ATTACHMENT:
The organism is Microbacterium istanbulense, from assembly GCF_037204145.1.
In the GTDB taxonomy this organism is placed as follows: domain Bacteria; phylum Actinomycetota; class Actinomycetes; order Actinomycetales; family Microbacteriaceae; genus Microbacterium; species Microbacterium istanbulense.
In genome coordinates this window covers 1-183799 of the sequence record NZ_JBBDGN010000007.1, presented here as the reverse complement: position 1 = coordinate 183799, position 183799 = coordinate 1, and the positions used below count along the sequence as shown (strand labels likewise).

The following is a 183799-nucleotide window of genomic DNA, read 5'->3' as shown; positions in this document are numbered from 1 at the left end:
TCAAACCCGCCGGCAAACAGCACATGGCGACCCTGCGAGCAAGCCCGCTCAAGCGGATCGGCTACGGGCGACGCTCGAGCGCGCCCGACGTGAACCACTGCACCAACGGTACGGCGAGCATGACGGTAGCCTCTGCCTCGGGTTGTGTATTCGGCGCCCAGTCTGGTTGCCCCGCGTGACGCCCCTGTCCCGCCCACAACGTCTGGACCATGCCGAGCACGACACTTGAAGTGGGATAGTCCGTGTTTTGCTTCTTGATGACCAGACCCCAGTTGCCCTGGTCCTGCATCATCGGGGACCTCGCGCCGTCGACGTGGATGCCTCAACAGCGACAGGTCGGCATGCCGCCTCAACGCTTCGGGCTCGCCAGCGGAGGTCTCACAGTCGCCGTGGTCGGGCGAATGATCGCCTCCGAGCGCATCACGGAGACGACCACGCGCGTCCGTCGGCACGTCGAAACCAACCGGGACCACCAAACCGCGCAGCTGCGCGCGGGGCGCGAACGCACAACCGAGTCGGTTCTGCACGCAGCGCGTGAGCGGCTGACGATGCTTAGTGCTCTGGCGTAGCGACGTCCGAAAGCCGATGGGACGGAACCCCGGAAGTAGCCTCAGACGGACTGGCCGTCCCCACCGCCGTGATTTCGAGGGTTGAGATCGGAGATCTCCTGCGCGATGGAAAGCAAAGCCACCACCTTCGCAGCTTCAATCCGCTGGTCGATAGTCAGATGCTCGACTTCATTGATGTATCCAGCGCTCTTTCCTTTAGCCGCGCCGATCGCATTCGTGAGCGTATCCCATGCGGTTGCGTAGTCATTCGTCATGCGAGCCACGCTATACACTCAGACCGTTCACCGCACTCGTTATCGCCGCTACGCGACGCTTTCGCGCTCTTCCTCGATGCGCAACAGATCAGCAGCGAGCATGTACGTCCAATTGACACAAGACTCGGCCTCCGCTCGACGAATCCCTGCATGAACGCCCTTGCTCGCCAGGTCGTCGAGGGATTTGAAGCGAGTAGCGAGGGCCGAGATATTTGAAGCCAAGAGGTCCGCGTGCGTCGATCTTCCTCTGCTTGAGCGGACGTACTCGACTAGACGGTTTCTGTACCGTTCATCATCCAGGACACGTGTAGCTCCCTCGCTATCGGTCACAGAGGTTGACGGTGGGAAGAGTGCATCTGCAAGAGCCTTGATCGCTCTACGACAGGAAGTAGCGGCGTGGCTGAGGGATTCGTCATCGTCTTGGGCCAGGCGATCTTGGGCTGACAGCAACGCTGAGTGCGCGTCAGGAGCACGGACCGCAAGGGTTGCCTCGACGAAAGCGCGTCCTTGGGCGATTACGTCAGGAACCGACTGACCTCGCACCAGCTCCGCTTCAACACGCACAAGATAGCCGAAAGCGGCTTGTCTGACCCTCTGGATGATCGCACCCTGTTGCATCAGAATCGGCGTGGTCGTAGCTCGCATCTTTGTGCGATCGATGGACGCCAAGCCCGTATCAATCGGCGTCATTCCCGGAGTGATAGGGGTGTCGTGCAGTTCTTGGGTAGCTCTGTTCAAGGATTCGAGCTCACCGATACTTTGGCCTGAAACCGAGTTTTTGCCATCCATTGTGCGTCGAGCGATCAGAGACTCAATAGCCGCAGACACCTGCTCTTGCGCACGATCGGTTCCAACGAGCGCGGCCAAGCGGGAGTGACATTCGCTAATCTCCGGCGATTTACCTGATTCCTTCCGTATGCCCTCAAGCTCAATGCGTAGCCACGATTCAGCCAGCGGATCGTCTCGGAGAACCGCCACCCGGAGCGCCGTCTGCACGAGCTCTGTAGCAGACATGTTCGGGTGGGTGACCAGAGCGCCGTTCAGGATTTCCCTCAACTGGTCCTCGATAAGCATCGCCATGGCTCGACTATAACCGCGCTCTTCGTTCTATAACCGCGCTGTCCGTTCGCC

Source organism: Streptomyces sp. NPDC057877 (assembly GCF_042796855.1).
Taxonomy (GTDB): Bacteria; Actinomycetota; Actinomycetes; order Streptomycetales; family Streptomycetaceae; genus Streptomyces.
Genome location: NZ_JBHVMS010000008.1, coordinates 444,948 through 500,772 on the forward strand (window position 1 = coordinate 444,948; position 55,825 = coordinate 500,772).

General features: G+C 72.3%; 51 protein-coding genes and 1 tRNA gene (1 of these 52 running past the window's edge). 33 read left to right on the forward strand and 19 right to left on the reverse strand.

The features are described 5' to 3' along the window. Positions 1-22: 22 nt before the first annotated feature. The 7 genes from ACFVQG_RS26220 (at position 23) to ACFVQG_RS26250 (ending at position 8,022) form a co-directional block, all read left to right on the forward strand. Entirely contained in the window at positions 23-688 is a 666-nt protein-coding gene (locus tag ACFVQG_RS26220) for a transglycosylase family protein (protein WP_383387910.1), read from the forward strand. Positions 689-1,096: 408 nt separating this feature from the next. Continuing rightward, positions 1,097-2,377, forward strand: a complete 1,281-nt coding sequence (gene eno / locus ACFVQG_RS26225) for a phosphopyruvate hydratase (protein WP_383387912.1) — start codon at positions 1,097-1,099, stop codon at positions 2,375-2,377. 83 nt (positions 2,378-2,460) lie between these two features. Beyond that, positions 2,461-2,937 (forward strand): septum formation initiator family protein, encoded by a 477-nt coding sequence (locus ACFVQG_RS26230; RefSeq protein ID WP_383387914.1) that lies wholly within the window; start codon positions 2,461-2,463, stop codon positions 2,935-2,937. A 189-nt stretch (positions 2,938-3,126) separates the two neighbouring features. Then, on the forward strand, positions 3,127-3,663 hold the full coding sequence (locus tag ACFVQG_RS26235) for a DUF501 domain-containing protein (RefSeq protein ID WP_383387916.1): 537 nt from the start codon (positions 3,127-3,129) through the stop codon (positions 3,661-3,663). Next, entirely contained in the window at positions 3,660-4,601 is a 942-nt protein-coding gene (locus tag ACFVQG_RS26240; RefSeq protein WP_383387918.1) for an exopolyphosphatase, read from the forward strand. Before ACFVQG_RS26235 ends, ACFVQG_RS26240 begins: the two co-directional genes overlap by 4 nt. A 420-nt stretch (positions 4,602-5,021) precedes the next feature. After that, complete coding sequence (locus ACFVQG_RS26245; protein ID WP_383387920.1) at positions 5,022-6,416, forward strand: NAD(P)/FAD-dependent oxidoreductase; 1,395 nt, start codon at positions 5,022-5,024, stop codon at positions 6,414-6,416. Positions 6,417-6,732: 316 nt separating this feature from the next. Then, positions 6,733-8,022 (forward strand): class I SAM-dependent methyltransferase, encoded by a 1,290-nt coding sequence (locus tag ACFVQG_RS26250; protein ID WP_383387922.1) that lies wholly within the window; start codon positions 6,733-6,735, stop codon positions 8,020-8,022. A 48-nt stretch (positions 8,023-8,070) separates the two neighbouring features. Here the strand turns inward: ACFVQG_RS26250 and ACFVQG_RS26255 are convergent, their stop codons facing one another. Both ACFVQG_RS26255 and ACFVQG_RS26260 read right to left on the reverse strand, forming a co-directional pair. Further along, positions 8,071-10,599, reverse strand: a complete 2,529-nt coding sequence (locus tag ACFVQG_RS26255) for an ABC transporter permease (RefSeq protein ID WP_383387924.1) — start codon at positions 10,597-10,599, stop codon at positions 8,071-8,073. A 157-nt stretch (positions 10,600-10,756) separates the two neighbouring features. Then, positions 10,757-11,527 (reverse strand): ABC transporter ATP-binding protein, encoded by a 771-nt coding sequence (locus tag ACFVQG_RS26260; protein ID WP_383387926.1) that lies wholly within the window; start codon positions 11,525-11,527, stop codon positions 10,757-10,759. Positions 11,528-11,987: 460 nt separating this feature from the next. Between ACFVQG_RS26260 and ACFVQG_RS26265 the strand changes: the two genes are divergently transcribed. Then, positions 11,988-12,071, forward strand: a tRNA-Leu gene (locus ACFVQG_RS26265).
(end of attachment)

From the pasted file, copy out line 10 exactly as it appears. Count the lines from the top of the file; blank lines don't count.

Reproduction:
The features are described 5' to 3' along the window. Positions 1-22: 22 nt before the first annotated feature. The 7 genes from ACFVQG_RS26220 (at position 23) to ACFVQG_RS26250 (ending at position 8,022) form a co-directional block, all read left to right on the forward strand. Entirely contained in the window at positions 23-688 is a 666-nt protein-coding gene (locus tag ACFVQG_RS26220) for a transglycosylase family protein (protein WP_383387910.1), read from the forward strand. Positions 689-1,096: 408 nt separating this feature from the next. Continuing rightward, positions 1,097-2,377, forward strand: a complete 1,281-nt coding sequence (gene eno / locus ACFVQG_RS26225) for a phosphopyruvate hydratase (protein WP_383387912.1) — start codon at positions 1,097-1,099, stop codon at positions 2,375-2,377. 83 nt (positions 2,378-2,460) lie between these two features. Beyond that, positions 2,461-2,937 (forward strand): septum formation initiator family protein, encoded by a 477-nt coding sequence (locus ACFVQG_RS26230; RefSeq protein ID WP_383387914.1) that lies wholly within the window; start codon positions 2,461-2,463, stop codon positions 2,935-2,937. A 189-nt stretch (positions 2,938-3,126) separates the two neighbouring features. Then, on the forward strand, positions 3,127-3,663 hold the full coding sequence (locus tag ACFVQG_RS26235) for a DUF501 domain-containing protein (RefSeq protein ID WP_383387916.1): 537 nt from the start codon (positions 3,127-3,129) through the stop codon (positions 3,661-3,663). Next, entirely contained in the window at positions 3,660-4,601 is a 942-nt protein-coding gene (locus tag ACFVQG_RS26240; RefSeq protein WP_383387918.1) for an exopolyphosphatase, read from the forward strand. Before ACFVQG_RS26235 ends, ACFVQG_RS26240 begins: the two co-directional genes overlap by 4 nt. A 420-nt stretch (positions 4,602-5,021) precedes the next feature. After that, complete coding sequence (locus ACFVQG_RS26245; protein ID WP_383387920.1) at positions 5,022-6,416, forward strand: NAD(P)/FAD-dependent oxidoreductase; 1,395 nt, start codon at positions 5,022-5,024, stop codon at positions 6,414-6,416. Positions 6,417-6,732: 316 nt separating this feature from the next. Then, positions 6,733-8,022 (forward strand): class I SAM-dependent methyltransferase, encoded by a 1,290-nt coding sequence (locus tag ACFVQG_RS26250; protein ID WP_383387922.1) that lies wholly within the window; start codon positions 6,733-6,735, stop codon positions 8,020-8,022. A 48-nt stretch (positions 8,023-8,070) separates the two neighbouring features. Here the strand turns inward: ACFVQG_RS26250 and ACFVQG_RS26255 are convergent, their stop codons facing one another. Both ACFVQG_RS26255 and ACFVQG_RS26260 read right to left on the reverse strand, forming a co-directional pair. Further along, positions 8,071-10,599, reverse strand: a complete 2,529-nt coding sequence (locus tag ACFVQG_RS26255) for an ABC transporter permease (RefSeq protein ID WP_383387924.1) — start codon at positions 10,597-10,599, stop codon at positions 8,071-8,073. A 157-nt stretch (positions 10,600-10,756) separates the two neighbouring features. Then, positions 10,757-11,527 (reverse strand): ABC transporter ATP-binding protein, encoded by a 771-nt coding sequence (locus tag ACFVQG_RS26260; protein ID WP_383387926.1) that lies wholly within the window; start codon positions 11,525-11,527, stop codon positions 10,757-10,759. Positions 11,528-11,987: 460 nt separating this feature from the next. Between ACFVQG_RS26260 and ACFVQG_RS26265 the strand changes: the two genes are divergently transcribed. Then, positions 11,988-12,071, forward strand: a tRNA-Leu gene (locus ACFVQG_RS26265).